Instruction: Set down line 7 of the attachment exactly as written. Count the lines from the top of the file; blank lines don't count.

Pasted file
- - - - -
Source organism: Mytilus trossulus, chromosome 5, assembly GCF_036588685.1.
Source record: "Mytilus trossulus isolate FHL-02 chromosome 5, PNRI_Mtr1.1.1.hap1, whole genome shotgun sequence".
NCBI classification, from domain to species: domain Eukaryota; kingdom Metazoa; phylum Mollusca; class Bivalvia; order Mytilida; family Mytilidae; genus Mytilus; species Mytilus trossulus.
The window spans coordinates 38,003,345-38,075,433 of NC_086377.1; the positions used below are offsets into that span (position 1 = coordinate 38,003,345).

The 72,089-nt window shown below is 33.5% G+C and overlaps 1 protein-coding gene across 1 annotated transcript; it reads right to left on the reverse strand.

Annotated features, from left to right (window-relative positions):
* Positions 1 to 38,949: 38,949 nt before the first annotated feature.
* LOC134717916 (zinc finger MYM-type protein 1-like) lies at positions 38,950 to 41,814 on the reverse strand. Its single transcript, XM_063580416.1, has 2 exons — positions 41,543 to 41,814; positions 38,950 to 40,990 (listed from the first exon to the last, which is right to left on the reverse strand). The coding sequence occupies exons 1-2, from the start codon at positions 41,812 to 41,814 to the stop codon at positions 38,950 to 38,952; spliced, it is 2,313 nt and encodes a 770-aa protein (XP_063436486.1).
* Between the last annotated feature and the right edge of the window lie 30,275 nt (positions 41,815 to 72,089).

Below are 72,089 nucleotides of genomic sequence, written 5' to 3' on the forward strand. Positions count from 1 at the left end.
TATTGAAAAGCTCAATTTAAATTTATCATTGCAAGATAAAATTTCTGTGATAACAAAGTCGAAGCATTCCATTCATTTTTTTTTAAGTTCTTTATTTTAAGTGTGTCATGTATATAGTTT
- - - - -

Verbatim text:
* Positions 1 to 38,949: 38,949 nt before the first annotated feature.